21 January 2014 Engineering

Introducing Snapshot & Restore

By Igor Motov

In the last year, we saw a tremendous increase in adoption of Elasticsearch by many companies. As more and more companies are using Elasticsearch as an integral part of their business, high availability of Elasticsearch becomes increasingly important. With the help of automatic replication and failover, Elasticsearch provides a stable, highly available search and analytics platform. However, while replication can protect a cluster from hardware failures, it doesn’t help when someone accidentally deletes an index. Anyone that relies on an Elasticsearch cluster needs to perform regular backups.

It has always been possible to backup an Elasticsearch cluster. However, until version 1.0 the backup process involved turning off index flushing, identifying locations of primary shards on the file system, copying the data and then remembering to turn on flushing again. We believe that simple is best, and the previous backup process in Elasticsearch didn’t quite fit the definition of simple. That’s why in v1.0 we are introducing a new Snapshot & Restore API that should make backup process much easier.

In v1.0, backup is a simple and straightforward process. First, Elasticsearch needs to know where to backup data, which is done by registering a backup repository:

$ curl -XPUT 'http://localhost:9200/_snapshot/my_backup' -d '{
  "type": "fs",
  "settings": {
    "location": "/mount/backups/my_backup",
    "compress": true
  }
}'

Currently, we support file system and HDFS repositories. Support for Azure is coming soon. Once Elasticsearch knows about a repository, it’s possible to make a backup of the entire cluster with a single command:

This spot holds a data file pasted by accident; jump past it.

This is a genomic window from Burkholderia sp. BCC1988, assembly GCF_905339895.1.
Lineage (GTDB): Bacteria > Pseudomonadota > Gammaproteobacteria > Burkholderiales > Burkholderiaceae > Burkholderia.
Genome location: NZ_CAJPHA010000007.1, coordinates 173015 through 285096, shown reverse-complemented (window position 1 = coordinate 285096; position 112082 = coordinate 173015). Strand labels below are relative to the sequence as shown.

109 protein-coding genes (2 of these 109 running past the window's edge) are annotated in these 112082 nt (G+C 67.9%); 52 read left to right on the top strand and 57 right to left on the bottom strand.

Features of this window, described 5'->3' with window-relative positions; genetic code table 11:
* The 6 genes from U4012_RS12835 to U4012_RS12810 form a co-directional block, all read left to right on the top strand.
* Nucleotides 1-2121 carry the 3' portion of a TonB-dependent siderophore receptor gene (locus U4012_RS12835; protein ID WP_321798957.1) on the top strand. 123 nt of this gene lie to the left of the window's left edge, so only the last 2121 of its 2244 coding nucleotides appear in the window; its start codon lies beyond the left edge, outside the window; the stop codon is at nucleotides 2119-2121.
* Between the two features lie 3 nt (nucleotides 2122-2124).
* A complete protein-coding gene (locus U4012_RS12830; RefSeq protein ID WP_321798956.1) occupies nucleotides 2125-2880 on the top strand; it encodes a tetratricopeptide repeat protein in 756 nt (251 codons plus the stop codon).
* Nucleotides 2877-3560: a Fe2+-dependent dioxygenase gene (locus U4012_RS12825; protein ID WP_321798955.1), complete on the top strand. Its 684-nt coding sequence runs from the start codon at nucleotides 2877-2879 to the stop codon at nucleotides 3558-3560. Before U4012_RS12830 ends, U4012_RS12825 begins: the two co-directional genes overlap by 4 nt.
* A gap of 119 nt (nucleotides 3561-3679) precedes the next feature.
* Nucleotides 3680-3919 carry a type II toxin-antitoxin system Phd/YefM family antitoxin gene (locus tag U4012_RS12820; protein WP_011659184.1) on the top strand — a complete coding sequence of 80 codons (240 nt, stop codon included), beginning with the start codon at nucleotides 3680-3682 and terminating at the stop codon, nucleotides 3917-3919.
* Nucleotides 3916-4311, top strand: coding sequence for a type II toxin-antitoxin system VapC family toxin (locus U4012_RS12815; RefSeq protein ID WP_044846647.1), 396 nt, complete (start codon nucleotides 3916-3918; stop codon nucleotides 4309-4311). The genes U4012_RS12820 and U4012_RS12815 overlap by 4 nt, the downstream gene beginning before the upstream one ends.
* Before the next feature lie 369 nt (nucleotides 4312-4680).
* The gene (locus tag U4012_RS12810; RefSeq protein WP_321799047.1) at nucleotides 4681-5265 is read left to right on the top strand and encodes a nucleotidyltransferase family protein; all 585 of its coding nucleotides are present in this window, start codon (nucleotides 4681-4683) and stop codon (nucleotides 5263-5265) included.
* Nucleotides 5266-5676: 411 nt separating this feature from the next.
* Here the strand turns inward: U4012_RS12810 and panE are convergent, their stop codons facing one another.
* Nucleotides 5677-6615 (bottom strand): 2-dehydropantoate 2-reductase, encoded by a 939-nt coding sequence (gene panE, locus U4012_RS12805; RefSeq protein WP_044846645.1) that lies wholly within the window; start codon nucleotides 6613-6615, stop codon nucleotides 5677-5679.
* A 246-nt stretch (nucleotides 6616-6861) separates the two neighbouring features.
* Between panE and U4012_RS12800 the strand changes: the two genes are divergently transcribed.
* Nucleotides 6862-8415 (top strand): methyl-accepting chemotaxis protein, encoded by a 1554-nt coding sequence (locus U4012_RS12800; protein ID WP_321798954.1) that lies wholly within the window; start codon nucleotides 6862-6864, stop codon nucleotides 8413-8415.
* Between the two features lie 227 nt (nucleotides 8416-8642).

$ curl -XPUT "localhost:9200/_snapshot/my_backup/snapshot_1?wait_for_completion=true"

Snapshots can be created on a live cluster that continues to perform indexing and search operations. A snapshot captures the point-in-time view of the index at the moment when a snapshot process has started. It makes the backup image of the index consistent. Restore is even simpler:

$ curl -XPOST "localhost:9200/_snapshot/my_backup/snapshot_1/_restore?wait_for_completion=true"

It’s possible to restore indices within a live cluster as well. However, indices have to be closed prior to restore. We are planning to make it possible to restore open read-only indices in a future release.

Both backup and restore operations are incremental, which means that only files that changed since the last snapshot will be copied into the repository or restored into an index. Incremental snapshots allow performing the snapshot operation as frequently as needed without too much disk space overhead. Users can now easily create a snapshot before upgrade or a risky change in the cluster and quickly rollback to the previous index state if things go wrong. The snapshot/restore mechanism can be also used to synchronize data between a “hot” cluster and a remote, “cold” backup cluster in a different geographic region for fast disaster recovery.

We are very excited about this new feature. We like to think of incremental backup as a time machine for your data. We are confident that everyone who relies on Elasticsearch as a critical component in their system and cannot afford down time for re-indexing will find the new Snapshot and Restore mechanism really helpful.

We welcome your feedback – try out the Snapshot & Restore API and let us know what you think!

Update: January 31, 2014: Fixed information on support for Azure.